World Intellectual Property Organization

Sixty Years of Wham-O

February 2008

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“If Spud and I had to say what we contributed, it was fun.” - Richard Knerr and Spud Melin. Photos: Wham-O

By any historical measure, the innovations of the Wham-O toy company pale in significance when compared with, say, the discovery of the polio vaccine or the development of the world wide web.
 

But this is not to say that they are without a place in history. The Hula Hoop, the Water Wiggly sprinkler, the Slip’n’ Slide, the SuperBall and the Frisbee all hold a rightful place in the annals of innovation as products which – while perhaps not life-saving, ground-breaking, or even necessary – were hugely successful in bringing enjoyment to millions of people throughout the world.

The career of Richard Knerr, who with his partner Arthur “Spud” Melin founded Wham-O in 1948, and who died last month at the age of 82 in Arcadia, California, is a testament to the power of the creative impulse to brighten the lives of multitudes. The fact that the pair left a lasting impact on popular culture was no small feat either.

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The Hula-Hoop sold 100 million in two years. It was never patentable, but the must-have trademark kept the dollars rolling in. Photos: Wham-O.

Knerr and Melin saw commercial potential in what became the Hula Hoop when an Australian friend visiting California demonstrated a wooden ring used in children’s gym classes down under. The duo refashioned the hoop from brightly-colored, tubular plastic, added beads inside that produced a rhythmic sound to accompany the circular hip-shaking necessary to keep the hoop aloft, and sold 40 million of them in 1958. By 1960 they had sold 100 million worldwide, a record at the time for any toy.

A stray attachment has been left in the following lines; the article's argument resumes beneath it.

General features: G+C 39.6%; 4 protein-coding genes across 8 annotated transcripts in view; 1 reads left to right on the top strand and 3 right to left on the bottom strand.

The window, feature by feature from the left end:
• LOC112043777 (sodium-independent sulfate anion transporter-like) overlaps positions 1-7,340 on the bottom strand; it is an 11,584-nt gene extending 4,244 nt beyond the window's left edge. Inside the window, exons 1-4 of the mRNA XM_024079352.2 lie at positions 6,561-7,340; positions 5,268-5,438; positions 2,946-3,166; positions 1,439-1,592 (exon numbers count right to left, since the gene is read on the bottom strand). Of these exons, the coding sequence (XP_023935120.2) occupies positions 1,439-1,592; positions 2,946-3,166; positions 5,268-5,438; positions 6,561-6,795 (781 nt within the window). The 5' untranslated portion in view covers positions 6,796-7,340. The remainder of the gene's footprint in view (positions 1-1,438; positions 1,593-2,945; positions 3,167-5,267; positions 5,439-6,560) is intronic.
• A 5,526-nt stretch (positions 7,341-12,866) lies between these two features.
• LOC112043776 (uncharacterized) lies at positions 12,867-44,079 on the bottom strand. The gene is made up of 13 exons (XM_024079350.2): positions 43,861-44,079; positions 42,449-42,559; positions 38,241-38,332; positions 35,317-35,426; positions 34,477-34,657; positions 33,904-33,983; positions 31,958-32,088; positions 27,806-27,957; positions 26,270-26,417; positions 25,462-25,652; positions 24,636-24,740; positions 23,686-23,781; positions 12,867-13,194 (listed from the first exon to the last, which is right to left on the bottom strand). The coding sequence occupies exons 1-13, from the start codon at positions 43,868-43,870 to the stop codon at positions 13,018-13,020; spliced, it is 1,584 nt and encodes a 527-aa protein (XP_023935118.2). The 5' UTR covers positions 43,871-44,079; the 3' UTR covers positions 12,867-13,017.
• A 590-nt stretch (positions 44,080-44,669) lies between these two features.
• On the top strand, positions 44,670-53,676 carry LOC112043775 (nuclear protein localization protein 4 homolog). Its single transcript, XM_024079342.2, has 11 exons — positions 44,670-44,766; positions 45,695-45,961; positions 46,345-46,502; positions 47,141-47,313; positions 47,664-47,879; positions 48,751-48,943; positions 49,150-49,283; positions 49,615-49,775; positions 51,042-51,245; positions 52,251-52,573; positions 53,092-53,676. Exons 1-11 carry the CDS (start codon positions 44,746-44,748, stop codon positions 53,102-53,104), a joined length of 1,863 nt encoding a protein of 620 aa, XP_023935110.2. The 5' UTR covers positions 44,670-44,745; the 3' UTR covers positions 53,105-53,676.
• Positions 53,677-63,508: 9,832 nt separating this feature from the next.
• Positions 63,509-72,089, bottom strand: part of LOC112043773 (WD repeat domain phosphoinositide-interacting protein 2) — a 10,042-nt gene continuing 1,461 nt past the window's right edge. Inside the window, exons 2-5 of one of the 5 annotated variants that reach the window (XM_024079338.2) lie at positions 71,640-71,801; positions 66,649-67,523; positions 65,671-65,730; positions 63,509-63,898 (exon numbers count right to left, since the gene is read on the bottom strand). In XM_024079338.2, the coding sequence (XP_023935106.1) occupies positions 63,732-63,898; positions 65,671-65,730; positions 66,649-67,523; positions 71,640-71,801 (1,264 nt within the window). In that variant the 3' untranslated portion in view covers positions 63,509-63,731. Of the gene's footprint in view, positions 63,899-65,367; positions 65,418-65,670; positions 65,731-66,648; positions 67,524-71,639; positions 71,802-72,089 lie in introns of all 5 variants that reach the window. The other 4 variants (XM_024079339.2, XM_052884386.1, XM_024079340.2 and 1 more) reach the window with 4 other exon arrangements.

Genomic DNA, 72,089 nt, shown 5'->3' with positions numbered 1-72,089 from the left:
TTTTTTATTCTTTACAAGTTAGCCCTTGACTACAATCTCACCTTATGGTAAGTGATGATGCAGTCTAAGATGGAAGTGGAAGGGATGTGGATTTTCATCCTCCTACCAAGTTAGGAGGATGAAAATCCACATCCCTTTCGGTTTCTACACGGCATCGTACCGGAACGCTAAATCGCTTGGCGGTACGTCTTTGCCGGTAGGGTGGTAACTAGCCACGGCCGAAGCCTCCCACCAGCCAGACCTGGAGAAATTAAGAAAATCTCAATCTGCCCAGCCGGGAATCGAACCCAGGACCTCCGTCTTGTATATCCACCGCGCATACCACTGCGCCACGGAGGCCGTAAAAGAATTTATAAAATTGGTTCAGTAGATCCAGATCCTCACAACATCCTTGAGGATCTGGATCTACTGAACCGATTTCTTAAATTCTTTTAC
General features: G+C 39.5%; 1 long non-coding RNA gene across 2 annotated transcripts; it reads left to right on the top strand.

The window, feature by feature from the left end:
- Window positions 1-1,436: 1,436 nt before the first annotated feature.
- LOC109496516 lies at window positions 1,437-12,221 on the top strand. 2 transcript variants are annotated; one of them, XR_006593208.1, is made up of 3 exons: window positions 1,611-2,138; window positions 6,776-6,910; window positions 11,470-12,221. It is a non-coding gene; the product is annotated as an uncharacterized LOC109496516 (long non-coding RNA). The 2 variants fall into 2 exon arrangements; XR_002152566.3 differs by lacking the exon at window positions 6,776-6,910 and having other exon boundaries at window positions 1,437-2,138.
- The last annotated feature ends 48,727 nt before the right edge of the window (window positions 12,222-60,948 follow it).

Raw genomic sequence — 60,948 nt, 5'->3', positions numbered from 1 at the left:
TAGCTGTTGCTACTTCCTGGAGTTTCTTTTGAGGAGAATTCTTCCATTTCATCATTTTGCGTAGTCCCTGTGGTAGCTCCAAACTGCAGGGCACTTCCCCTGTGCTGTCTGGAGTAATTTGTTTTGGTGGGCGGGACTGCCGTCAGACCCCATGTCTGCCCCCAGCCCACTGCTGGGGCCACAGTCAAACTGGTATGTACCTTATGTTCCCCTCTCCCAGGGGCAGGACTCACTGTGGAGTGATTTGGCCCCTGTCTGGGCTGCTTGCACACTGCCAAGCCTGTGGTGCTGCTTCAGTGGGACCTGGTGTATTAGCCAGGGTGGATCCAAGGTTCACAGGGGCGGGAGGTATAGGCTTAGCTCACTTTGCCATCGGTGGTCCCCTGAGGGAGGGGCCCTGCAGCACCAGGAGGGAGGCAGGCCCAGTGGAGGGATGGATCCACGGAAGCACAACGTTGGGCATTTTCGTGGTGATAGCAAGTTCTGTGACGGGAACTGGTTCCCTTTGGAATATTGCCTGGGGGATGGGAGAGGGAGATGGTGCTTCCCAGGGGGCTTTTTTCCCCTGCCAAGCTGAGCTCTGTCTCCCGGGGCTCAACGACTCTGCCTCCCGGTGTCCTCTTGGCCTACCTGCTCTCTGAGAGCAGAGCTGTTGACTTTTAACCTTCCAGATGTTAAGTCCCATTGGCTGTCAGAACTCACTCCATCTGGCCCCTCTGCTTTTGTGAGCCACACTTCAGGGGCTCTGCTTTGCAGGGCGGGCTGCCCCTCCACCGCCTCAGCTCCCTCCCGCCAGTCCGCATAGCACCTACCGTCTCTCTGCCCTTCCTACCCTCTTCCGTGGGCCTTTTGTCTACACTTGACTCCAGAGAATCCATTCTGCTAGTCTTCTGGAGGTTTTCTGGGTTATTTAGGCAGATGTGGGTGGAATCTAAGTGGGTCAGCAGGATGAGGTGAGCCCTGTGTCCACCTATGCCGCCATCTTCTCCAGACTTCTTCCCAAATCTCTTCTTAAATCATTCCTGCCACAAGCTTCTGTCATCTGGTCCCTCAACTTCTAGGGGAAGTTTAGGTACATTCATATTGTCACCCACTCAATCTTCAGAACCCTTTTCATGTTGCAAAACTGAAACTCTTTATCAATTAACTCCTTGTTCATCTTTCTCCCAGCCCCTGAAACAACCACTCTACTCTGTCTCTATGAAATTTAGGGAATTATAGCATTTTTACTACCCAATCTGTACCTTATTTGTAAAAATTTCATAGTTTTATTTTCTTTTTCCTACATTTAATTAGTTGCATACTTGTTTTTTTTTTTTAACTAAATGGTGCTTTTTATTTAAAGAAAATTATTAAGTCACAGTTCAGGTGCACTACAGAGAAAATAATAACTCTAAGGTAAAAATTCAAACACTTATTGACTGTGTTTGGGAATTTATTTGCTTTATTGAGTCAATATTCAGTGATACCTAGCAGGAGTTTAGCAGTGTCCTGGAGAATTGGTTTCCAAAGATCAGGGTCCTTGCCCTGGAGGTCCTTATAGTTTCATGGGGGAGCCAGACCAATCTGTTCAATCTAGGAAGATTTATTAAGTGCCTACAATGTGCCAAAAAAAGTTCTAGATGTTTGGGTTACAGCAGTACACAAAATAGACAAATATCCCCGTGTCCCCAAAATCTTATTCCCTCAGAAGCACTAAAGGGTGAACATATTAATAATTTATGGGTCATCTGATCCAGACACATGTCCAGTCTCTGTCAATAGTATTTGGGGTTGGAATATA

Crazes

The Hula Hoop was perhaps the first fad that was spread by the new medium of television, and remains, according to social historian Richard A. Johnson in his book American Fads, “the standard against which all national crazes are measured.” Indeed, any book or film attempting to capture the zeitgeist of the early years of the Cold War is as likely to feature an image of starry-eyed, gyrating Hula-Hoopers as that of another, more menacing innovation of the era, the mushroom cloud.

Knerr and Melin (who died in 2002) were as much re-inventors as they were inventors. As the Hula Hoop craze was beginning to fade near the turn of the decade, they happened upon the Pluto Platter, a flying disc invented – and sold from his station wagon up and down the California coastline – by Walter Frederick Morrison. Wham-O bought the rights, re-engineered the disc to give it more levitational, flying saucer-like qualities, and re-christened it the Frisbee. The disc has since become standard gear for generations of university students, surfers, and dogs, and has served as the inspiration for a number of competitive sports, many of them invented by Wham-O.

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While the bright red-and-white Wham-O trademark became synonymous – at least in the minds of small boys, the company’s core base – with the heights of quality and innovation, Knerr and Melin were not immune to an occasional commercial misjudgement. The Instant Fish (“just add water”) fizzled when dried fish eggs imported from Africa failed to hatch. And the pair’s attempt to capitalize on another craze of the early ’60s – the fear of nuclear annihilation – fell flat when their US$119, do-it-yourself bomb shelter kit failed to capture the public’s fancy.

Still, the two embodied the rare combination of inventiveness, creativity, and an appetite for frequent, over-the-top risk-taking that is often necessary to turn inspiration into tangible products and commercial success. Knerr often credited Wham-O’s achievements to working in an environment that encourages innovative thinking and an entrepreneurial bent. “If Spud and I had to say what we contributed, it was fun,” Knerr said in a 1994 interview with the Los Angeles Times. “But this country gave us the opportunity to do it.”

 

By John Tarpey, WIPO Communications and Public Outreach Division.

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